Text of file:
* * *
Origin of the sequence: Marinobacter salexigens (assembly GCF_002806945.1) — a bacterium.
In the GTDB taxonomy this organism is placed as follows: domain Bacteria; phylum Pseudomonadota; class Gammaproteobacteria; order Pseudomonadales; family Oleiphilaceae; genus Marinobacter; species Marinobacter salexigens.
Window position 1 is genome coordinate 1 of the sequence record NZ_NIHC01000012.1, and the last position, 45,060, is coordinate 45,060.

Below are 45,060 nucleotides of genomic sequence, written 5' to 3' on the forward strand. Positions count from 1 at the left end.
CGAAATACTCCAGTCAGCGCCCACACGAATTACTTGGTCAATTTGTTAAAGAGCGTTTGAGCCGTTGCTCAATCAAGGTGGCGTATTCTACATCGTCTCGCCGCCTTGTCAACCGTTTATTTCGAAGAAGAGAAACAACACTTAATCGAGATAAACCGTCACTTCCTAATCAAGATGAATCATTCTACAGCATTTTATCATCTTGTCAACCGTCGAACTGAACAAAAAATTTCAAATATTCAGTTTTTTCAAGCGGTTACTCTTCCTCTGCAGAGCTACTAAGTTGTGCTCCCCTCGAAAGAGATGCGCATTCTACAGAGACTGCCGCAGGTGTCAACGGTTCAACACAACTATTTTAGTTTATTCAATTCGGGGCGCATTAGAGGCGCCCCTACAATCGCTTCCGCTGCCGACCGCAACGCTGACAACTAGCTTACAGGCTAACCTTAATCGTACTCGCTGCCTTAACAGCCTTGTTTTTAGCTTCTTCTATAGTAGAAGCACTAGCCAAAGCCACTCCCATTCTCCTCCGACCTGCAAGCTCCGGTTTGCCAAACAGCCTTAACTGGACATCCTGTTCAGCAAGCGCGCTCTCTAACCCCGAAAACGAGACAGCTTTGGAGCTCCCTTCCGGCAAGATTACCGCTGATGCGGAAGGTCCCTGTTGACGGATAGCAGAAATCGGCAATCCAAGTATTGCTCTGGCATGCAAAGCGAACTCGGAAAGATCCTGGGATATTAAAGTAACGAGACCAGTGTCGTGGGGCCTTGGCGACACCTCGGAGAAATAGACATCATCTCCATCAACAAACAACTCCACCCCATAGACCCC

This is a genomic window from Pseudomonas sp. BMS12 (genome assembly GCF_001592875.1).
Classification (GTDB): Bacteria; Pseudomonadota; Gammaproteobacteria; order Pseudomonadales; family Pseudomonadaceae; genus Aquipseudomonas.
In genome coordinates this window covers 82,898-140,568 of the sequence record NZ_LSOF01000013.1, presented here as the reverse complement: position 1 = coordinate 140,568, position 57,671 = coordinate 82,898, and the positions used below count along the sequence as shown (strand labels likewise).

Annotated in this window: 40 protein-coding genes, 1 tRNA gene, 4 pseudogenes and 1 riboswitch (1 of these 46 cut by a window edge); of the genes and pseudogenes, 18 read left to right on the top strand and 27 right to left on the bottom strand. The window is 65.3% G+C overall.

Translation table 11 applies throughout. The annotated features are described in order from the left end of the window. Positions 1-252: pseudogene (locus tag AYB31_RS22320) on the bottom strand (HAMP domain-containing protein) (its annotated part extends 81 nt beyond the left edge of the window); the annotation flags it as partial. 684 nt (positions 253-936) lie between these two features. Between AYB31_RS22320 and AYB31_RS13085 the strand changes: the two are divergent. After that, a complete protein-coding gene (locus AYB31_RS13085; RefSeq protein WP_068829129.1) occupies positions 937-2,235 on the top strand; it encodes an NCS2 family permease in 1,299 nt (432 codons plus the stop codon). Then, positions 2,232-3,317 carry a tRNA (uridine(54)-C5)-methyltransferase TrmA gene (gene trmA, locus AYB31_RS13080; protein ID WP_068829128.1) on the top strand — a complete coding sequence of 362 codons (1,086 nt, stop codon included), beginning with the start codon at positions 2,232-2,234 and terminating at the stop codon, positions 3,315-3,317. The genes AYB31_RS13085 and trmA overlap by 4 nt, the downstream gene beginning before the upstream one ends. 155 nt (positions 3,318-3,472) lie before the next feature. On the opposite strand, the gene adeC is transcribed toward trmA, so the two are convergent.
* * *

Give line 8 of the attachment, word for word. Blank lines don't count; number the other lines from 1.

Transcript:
In genome coordinates this window covers 82,898-140,568 of the sequence record NZ_LSOF01000013.1, presented here as the reverse complement: position 1 = coordinate 140,568, position 57,671 = coordinate 82,898, and the positions used below count along the sequence as shown (strand labels likewise).